Can this asset of the decade go higher still?

Jan 2, 2010

In this issue:
» Will gold turn out to be the asset class of choice in the next decade as well?
» S&P 500 could jump 200%, says Faber
» Value investing has given killer returns in India
» Corporate India on improvement path after Satyam
» ...and more!!

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So, we have bid goodbye to the noughties. But for those even remotely linked to the financial world, the decade gone by is likely to leave a permanent imprint on their minds. If for nothing else, for the sheer rollercoaster experience it provided. Roughly one half of the period was marked with unprecedented boom. A synchronous Bull Run that perhaps left no geography and no asset class untouched. This Bull Run though came smack in the middle of two busts. Needless to say, the second one was particularly devastating, inflicting mayhem in all corners of the globe. Not surprisingly then, price volatility was the order of the day.

Amidst all the madness there was one asset class that remained rock solid right till the end. In fact, it ended each year of the decade higher than the price at which it started the year. Thus, if there is one widely accepted asset class that deserves the title to be the asset of the decade, it is none other than the yellow metal gold. As per a story in LiveMint, Gold witnessed a near fourfold jump in its price over the past decade. It beat other contenders like crude oil and the Indian Sensex, which were up around three-fold, by a handsome margin.

Now, to the question that we are sure would be on most investors' minds. Will Gold outperform in the coming decade as well? We may not like to hazard a guess on that one. But we are fairly certain about is its ability to continue giving attractive returns. As one financial expert rightly put it, "Gold no doubt is a speculation but it is a speculation on a certainty. And that certainty is the debasement of currencies." Thus, gold bugs can continue to keep the faith. But as we have always said, do not go overboard with your gold investment.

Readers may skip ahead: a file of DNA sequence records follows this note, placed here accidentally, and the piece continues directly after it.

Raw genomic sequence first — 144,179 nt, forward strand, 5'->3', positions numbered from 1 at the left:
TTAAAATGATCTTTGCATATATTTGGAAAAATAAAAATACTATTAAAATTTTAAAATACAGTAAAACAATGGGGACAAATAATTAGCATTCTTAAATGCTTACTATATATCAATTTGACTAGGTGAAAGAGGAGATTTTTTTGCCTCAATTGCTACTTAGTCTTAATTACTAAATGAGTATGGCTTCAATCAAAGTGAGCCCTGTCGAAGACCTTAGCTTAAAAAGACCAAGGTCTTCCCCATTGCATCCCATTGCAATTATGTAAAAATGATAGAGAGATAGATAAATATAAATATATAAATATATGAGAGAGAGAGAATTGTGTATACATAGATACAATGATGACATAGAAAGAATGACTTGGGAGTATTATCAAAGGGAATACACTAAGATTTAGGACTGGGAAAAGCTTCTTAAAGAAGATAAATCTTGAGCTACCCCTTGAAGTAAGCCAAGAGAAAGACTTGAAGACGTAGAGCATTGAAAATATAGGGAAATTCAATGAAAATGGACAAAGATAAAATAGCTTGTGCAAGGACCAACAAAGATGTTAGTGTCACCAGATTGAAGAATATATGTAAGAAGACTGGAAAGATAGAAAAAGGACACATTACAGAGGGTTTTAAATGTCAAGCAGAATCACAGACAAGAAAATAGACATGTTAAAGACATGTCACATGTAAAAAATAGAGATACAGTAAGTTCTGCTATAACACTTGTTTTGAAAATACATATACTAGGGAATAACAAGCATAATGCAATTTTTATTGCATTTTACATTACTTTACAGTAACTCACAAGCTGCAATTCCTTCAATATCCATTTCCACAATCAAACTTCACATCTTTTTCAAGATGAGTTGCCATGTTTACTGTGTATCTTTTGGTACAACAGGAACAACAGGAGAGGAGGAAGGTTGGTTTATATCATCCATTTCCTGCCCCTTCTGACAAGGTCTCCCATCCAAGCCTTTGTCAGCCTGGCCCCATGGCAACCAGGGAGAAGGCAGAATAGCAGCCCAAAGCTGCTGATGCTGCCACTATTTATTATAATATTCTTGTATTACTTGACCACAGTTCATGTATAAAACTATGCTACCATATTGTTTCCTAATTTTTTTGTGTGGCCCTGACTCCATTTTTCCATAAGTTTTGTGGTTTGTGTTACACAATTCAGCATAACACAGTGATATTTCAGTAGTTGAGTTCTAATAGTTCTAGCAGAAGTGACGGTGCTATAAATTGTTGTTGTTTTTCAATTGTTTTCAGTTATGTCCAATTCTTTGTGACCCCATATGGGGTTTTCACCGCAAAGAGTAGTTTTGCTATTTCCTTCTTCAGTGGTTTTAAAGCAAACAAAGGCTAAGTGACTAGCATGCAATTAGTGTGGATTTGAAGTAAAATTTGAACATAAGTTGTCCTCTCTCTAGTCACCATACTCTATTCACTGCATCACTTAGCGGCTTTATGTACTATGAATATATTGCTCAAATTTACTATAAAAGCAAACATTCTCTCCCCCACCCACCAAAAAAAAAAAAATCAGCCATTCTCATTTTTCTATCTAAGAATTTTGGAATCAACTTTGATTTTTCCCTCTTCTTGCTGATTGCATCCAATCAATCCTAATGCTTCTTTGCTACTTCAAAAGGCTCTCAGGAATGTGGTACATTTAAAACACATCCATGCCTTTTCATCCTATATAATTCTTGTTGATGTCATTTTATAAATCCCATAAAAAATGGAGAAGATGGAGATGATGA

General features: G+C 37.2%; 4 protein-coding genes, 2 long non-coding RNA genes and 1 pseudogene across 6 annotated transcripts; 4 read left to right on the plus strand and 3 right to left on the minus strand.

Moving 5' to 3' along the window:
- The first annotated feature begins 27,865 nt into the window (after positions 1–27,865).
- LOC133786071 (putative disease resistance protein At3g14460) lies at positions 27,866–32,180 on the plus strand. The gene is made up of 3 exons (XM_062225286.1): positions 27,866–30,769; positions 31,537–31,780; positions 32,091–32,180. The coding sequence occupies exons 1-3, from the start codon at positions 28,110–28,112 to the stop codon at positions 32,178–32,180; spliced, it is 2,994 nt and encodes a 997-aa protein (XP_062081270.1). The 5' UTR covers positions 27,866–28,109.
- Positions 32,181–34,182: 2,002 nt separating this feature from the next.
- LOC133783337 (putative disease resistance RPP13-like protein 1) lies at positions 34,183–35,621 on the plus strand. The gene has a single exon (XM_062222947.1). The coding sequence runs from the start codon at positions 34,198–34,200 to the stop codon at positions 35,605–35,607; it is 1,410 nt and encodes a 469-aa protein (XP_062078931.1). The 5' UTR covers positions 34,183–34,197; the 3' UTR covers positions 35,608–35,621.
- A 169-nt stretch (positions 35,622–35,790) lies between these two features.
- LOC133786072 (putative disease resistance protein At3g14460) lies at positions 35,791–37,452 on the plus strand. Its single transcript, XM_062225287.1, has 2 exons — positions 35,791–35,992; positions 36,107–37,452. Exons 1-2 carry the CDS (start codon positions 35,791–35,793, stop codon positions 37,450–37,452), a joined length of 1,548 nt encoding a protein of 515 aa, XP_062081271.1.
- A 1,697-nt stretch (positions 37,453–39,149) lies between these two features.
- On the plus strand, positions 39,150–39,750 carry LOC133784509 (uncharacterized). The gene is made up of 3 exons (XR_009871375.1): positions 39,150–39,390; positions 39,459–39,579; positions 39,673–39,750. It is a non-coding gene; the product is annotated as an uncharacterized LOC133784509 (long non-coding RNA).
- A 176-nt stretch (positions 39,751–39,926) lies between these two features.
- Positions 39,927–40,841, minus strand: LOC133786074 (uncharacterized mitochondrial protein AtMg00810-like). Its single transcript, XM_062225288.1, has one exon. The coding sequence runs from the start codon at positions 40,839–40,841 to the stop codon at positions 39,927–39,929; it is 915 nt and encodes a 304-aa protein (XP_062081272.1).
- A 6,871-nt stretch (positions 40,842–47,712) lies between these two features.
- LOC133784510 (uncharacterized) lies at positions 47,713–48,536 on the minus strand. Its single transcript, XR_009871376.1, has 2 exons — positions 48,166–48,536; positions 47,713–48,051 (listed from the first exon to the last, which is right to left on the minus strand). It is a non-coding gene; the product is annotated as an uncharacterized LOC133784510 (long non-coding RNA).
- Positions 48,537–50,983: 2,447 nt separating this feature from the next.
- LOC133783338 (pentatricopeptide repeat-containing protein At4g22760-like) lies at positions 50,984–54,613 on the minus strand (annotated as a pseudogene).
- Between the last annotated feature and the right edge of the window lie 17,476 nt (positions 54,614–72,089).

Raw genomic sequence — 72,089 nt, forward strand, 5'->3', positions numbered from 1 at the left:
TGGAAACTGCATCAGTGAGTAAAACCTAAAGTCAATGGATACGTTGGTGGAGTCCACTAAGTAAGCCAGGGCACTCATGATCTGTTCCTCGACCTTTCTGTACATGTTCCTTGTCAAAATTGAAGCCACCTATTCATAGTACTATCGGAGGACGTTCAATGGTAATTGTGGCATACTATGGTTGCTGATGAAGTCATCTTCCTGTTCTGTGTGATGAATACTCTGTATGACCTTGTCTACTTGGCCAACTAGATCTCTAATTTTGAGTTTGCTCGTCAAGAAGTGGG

Chart of the day
We wrote about a certainty as mentioned by one expert in the previous paragraph. Today's chart of the day corroborates it further. As it rightly depicts, Central Banks around the world have taken to money printing in a big way in order to stave off the financial crisis. Most notable is a huge increase in the monetary base in the US, the current reserve currency of the world. Needless to say, this could cause the dollar to depreciate significantly unless the US Federal Reserve calls all of it back. However, such an action looks like a remote possibility. Hence, in order to prevent erosion in dollar assets, investors across the world might diversify some of their dollar holdings into other alternatives like emerging markets and gold, a trend that has already started taking shape. And the dollar might not be the only one to suffer. Similar fate could also await the Euro and the British Pound.

Source: Daily Reckoning

One of corporate India's worst scams seems to have taught managements a wise lesson. Or so it seems. Internal controls have improved in corporate India since Satyam fiasco came to light. This is if one were to go by DNA Money's interview with Porus Doctor. Mr. Doctor is a partner with Deloitte India, one of the auditors of the government-appointed board of Satyam.He also believes that independent directors need to invest more time in companies they direct. As he says, "Two hours in a quarter in a meeting in a board does not necessarily give them the right equipment to direct company affairs."

We at Equitymaster believe that independent directors are not the only ones to blame for the Satyam fiasco. Look at the evaluation systems that boards, auditors, credit rating agencies and bankers apply to judge companies. You will find glaring loopholes! The role of companies must be to find creative and productive ways to help build societies. Frauds like Satyam and its chairman is definitely not what we want.

Value investing works and works big time! Numerous studies have proved how value investing - a method of creating a portfolio of stocks that are trading at the cheapest valuations when measured on conventional valuation parameters like price to book value and price to earnings - have given market beating returns over a long-term period. And what's more, the same approach has given Indian investors stellar returns in the current Bull Run.